In the coming weeks, we will begin to discuss the stories about God’s covenant with the peoples we will eventually know as Israel, the descendants of Abraham, Isaac, and Jacob. These covenant stories are important because they establish one of the central themes of the Hebrew Scripture: “You will be my people and I will be your God.” A version of this phrase shows up soon after our story for today (Genesis 17:8), the first of many times in the Old Testament. In short, our stories about covenant trace how the people of Israel become God’s people, how they learn to belong to God.
In today’s story from Genesis 15:1-6, the word of the Lord comes to Abraham in a vision. A conversation ensues during which Abraham expresses concern that he has no children: “you have given me no offspring, and so a slave born in my household is to be my heir” (15:3). God responds that Abraham will have descendants as great as the stars in the sky. Abraham believes and God “reckons it to him as righteousness” (15:6).
Hear the Word
Share the story of God’s covenant with Abraham from Genesis 15:1-6 (Actually Abram, make sure you tell your students that God later changes Abram’s and Sarai’s names. Abram becomes Abraham in 17:5; Sarai becomes Sarah in 17:15. We aren’t covering the story of the name change this time around because it makes the story too long for us).
You can also read “God Promises a Wonderful Blessing: Abraham Trusts God” from the Children of God Storybook Bible beginning on page 18.
Many of our other children’s storybook Bibles have this story. Find your favorite. Remember to look for versions of the story that emphasize covenant.
Respond to the Word
1. Stargazing and Constellations: Make tubes of paper from black cardstock. On a small square of paper (dark tissue paper would likely work well), have your students carefully make holes with a toothpick or hole/star puncher (in the supply closet). Tape or rubber band the paper to the end of your tube. Older children might like to make a constellations (you can show them some pictures of different constellations or draw a simple picture of the big dipper on your white board). Decorate the outside and write “You will be as numerous as the stars in the sky”–Genesis 15:5 on the outside.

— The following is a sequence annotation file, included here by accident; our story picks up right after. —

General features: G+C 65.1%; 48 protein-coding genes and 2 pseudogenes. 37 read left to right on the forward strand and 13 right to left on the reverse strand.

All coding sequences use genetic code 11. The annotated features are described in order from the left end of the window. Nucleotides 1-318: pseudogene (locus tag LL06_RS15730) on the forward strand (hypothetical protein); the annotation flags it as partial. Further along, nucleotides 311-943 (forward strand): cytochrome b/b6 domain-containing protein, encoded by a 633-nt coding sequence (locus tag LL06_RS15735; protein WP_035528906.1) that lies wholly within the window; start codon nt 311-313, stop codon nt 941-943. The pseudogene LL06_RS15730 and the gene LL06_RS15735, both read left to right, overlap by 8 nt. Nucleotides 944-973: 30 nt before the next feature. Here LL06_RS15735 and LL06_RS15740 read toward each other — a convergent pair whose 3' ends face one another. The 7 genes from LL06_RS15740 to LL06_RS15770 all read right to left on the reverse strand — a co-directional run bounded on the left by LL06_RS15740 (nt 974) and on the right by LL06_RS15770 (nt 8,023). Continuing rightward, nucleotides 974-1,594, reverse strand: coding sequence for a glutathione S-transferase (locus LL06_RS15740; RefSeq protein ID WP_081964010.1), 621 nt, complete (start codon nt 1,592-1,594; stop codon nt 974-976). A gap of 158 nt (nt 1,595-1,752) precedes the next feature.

2. Make and/or decorate stars: There are a bunch of ideas for making and decorating your own starts. You can decorate some of the paper stars in the supply closet (they are on the back shelf) or make craft stick stars (scroll down to see this one), or sun catcher glitter stars (if you’re in the mood for messy). For older children, you can make one of the folded stars here (use the printed origami paper in the supply closet). Wonder together about how Abraham and Sarah felt about God’s promises (hint: you can look at some of the later stories in Genesis 15-18). I wonder if Abraham and Sarah thought about God’s promises every time they looked at the night sky.
3. Footprints following God (young children): Abraham and Sarah knew that God’s promises were good. At the end of our passage it says that Abraham believed God’s promises and God counted it as righteousness. When you trust God, you go wherever God asks you to go. Use the roll of brown bulletin paper (supply closet near the nursery) to trace each child’s foot. Allow them to decorate the footprint and write “I will follow God” on each foot print.
4. God’s Promises: Journal about God’s promises (there will be many of these in our Old Testament stories, so this is a good time to start reflecting on the promises we have seen so far, Noah/all of creation and Abraham and Sarah) What did it mean to be God’s people? What does it mean to belong to God? Reflect on why Abraham believed God’s promises, even though he didn’t have a child until he was almost 100 years old. What has God promised to us? Which of these promises is most important to you? How do we know that we can trust God?
In lieu of journaling, younger children might enjoy writing a postcard from Abraham telling a friend about God’s promises. Bonus: If you would like, students can “send” their postcards to the church and I can put them on our Advent bulletin board as we head toward the time of the year when we remember the fulfillment of God’s biggest promise in Jesus.
5. Act it out: You can find a skit for God’s Promises to Abraham here. It’s straight from the Bible and a great way to get your kids to tell the story after you have done so.
6. Music: Sing Father Abraham with the children in your class. If the weather is nice, get outside and get moving! You can also sing Twinkle, Twinkle Little Star. Have your kids lay down on the ground as though they are looking up at the stars in the sky. Ask them to close their eyes and imagine that they are looking at the same stars that Abraham and Sarah saw so long ago.
Close with a Feast and Prayer